By Bonnie Gangelhoff
To hear Richard Greeves explain it, he was predestined to sculpt bronze figures celebrating the Lewis and Clark expedition. “Being born in St. Louis, where their Corps of Discovery started out, I was surrounded by that history,” he says. “As a kid I haunted the Missouri Historical Society, one of the largest depositories of their memorabilia.” The self-taught artist credits his talent to his “gene pool,” including ornamental plaster workers in his father’s family and Italian marble cutters and mosaic artists on his mother’s side. “Modern people think you need to be educated to be something,” Greeves observes. “But you inherit more than the color of your eyes. I inherited an artistic nature, and the ability to see the world in that way.”
Born: St. Louis, MO, 1935.
Resides: Fort Washakie, WY.
Proudest accomplishment: Whatever piece I’m working on right now.
What would you have done differently in your life? I don’t like to second-guess myself. But, being self-taught, maybe if I had not been so busy doing artwork, I might have had time to study it and would have gotten to a certain point a lot quicker.
|CHEYENNE MAN, BRONZE, 21 X 10 X 12.|
Advice to young artists: Go find someone whose work you really admire and just see if you can come in and sweep the floor and do any damn thing you can do to be around and absorb what the artist does. Don’t think you know how to do it too quickly. You need time in the harness.
Motto you have lived by over the years: One my dad instilled in me: Whenever anybody hires you to do something and they’re going to give you a dollar, you give ’em back two dollars’ worth of work.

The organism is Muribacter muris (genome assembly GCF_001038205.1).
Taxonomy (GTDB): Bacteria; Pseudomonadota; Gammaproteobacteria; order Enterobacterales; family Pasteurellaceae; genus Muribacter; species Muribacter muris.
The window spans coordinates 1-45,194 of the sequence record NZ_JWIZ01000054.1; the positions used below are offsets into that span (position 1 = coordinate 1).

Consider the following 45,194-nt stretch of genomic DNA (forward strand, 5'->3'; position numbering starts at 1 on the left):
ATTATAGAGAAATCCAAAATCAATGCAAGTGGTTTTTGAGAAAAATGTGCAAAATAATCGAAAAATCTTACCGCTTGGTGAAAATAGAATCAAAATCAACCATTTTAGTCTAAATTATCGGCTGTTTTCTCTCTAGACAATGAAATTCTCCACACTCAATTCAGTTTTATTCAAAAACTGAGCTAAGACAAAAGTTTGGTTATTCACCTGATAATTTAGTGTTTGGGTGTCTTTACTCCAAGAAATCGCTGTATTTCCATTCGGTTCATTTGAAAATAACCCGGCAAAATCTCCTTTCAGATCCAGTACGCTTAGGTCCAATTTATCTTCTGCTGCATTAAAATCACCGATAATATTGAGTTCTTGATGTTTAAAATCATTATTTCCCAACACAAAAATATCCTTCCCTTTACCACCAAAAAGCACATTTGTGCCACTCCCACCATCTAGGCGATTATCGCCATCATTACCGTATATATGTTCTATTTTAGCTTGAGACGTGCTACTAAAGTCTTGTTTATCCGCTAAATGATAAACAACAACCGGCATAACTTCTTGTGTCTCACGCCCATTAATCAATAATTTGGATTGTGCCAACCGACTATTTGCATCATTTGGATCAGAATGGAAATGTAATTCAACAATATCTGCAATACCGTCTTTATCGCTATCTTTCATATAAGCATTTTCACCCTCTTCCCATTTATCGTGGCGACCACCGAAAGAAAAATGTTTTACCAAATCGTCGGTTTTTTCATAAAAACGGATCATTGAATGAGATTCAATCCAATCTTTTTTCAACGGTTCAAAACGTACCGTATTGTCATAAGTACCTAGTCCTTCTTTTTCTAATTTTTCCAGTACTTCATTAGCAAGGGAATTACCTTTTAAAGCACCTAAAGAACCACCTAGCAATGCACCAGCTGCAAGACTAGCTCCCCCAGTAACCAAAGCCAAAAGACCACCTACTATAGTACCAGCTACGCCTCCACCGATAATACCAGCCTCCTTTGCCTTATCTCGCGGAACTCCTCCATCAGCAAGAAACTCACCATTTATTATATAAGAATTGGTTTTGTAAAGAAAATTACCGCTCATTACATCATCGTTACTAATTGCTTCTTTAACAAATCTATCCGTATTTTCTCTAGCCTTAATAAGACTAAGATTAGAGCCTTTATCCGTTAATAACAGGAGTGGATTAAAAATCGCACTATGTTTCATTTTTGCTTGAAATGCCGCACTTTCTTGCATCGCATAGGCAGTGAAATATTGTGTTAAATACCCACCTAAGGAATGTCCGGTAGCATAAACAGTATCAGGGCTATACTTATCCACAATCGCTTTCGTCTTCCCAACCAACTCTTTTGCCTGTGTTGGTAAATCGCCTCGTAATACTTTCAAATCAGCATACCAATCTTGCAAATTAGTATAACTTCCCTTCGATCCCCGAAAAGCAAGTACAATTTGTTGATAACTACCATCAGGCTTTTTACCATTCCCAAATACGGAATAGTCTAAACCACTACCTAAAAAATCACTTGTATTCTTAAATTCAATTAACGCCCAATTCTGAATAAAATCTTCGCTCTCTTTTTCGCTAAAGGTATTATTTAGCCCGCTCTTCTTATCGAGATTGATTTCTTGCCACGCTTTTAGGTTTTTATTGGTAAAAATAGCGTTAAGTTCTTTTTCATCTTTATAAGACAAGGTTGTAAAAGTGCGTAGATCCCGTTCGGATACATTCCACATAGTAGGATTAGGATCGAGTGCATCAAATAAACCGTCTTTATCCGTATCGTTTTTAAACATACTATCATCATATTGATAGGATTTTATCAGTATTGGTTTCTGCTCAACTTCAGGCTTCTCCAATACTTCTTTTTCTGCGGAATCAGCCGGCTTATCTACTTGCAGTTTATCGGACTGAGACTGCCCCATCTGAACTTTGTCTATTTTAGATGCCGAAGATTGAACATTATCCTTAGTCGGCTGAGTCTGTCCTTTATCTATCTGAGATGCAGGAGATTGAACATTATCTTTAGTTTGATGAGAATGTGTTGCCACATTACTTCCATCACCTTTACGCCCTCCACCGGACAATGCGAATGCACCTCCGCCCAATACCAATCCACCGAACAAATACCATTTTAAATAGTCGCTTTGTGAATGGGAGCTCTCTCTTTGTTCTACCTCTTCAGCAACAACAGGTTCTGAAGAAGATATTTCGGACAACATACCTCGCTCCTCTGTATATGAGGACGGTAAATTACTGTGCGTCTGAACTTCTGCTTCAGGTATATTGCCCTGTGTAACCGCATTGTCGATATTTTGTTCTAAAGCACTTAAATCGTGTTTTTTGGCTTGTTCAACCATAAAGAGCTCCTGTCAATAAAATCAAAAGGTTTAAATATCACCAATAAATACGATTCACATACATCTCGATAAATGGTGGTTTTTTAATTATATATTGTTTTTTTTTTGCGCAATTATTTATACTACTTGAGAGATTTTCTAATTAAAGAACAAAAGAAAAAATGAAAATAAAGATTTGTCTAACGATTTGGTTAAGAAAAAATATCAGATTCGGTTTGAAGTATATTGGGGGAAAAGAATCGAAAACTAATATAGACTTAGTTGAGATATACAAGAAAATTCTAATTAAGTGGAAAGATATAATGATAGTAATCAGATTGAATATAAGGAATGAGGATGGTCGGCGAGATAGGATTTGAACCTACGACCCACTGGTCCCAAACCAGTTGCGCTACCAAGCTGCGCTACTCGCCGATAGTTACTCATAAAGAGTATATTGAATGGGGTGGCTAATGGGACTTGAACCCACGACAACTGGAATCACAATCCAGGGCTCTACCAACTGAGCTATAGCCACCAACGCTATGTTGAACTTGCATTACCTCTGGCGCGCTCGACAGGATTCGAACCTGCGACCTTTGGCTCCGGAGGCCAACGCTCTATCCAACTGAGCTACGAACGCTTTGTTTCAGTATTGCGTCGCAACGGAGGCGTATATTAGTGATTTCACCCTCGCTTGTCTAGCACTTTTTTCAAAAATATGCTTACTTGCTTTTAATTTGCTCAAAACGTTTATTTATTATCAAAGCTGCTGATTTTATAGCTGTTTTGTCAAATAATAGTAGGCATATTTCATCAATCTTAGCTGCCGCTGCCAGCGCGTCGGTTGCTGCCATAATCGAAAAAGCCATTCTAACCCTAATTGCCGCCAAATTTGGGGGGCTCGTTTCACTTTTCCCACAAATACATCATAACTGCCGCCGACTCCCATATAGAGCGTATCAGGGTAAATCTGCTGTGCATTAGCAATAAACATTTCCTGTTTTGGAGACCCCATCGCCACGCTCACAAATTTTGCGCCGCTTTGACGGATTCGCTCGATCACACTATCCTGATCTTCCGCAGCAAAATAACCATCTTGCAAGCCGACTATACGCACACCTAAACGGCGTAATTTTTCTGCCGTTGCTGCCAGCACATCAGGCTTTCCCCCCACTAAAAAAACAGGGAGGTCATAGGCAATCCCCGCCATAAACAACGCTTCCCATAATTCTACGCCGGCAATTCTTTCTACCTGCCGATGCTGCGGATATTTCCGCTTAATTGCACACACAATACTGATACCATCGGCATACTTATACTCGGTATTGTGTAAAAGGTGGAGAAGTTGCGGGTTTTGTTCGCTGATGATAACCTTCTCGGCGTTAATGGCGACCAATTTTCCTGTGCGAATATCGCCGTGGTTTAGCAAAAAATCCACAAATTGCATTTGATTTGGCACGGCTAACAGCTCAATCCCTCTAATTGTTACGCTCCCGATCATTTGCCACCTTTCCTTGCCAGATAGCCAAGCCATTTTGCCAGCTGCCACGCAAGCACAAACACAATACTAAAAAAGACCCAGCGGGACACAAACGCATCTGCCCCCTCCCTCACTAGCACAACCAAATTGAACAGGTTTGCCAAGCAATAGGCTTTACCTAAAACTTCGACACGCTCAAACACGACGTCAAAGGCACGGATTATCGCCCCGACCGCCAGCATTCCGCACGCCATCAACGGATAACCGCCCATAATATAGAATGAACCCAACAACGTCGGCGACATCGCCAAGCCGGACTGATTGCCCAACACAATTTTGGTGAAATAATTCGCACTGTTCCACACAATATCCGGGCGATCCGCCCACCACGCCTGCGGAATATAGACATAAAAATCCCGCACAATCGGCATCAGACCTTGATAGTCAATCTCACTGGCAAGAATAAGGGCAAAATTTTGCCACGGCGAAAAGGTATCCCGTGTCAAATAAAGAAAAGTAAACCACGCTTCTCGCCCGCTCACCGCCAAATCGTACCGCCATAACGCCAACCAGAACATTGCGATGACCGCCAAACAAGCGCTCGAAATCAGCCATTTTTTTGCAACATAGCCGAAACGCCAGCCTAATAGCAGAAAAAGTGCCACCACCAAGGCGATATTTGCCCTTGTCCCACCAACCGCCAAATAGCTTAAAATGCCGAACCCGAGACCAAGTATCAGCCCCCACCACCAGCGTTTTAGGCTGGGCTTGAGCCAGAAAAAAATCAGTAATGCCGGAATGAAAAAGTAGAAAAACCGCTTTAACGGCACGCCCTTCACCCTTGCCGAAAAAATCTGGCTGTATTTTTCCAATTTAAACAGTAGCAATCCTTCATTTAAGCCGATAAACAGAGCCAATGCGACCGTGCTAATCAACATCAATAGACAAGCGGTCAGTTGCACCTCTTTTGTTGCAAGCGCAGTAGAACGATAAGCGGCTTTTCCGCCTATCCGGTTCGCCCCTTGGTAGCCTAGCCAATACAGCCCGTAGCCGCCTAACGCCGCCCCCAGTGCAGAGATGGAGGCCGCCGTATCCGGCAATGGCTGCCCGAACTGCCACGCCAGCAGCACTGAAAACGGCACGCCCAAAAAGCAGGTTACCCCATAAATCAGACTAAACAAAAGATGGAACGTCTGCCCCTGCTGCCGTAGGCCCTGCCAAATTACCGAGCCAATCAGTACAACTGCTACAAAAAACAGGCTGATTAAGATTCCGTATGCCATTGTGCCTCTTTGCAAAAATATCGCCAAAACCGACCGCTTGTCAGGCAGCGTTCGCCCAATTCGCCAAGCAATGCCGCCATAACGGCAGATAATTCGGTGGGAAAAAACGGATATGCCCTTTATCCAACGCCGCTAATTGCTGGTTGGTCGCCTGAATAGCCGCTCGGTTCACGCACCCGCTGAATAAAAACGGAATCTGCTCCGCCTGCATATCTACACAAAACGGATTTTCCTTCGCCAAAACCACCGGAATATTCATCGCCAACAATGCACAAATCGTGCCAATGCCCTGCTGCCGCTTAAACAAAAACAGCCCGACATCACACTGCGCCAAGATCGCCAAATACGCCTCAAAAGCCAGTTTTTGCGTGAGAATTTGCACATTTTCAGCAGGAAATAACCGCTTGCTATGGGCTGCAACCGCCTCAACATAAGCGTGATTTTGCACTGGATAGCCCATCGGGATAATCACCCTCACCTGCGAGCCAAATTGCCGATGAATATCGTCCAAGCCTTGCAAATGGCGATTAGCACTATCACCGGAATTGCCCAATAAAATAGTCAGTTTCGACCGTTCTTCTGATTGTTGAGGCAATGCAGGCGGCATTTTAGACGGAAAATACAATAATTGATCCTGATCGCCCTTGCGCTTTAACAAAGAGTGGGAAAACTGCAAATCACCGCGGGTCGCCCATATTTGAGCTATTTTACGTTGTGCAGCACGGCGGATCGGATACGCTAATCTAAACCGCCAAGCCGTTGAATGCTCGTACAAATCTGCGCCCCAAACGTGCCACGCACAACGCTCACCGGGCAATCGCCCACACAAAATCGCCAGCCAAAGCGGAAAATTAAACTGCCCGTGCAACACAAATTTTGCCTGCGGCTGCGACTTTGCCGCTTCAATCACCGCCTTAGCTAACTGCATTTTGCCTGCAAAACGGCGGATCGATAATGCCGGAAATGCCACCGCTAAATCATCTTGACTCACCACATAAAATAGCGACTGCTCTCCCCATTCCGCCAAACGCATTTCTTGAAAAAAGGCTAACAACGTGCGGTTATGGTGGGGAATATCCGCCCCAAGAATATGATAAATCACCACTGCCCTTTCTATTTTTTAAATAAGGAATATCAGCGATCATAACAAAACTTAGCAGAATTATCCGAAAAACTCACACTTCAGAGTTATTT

Biggest misconception about an artist’s life: A lot of people think artists are supposed to be temperamental. But where I come from, you just get your butt in gear and do what you’ve gotta do, no ifs, ands, or buts.
How has your work changed since starting out? It’s been more a continuum than a change. Even when I look at old pieces from when I was kid, I see a lot of similarities. I guess I’ve always thought in textures. I’ve learned a lot more through life.
How has the art market changed? Western art wasn’t really thought of back in the 1960s, and I spent a pretty good span of time trying to find homes for my work. Now, the people on the East Coast, who are supposed to know everything, are finally discovering that western art is worth something.
Other interests: I like building stuff. I’ve rebuilt all my cars. I’ve built guns. And the building I’ve lived in for more than 40 years—if I need another room, I just build it.
Recent news: In February, I’ll be in the Masters of the American West show at the Autry National Center in Los Angeles.
He is represented by Legacy Gallery, Scottsdale, AZ, and Jackson, WY; Settlers West Galleries, Tucson, AZ; Simpson Gallagher Gallery, Cody, WY.
Featured in “Success Stories” in December 2009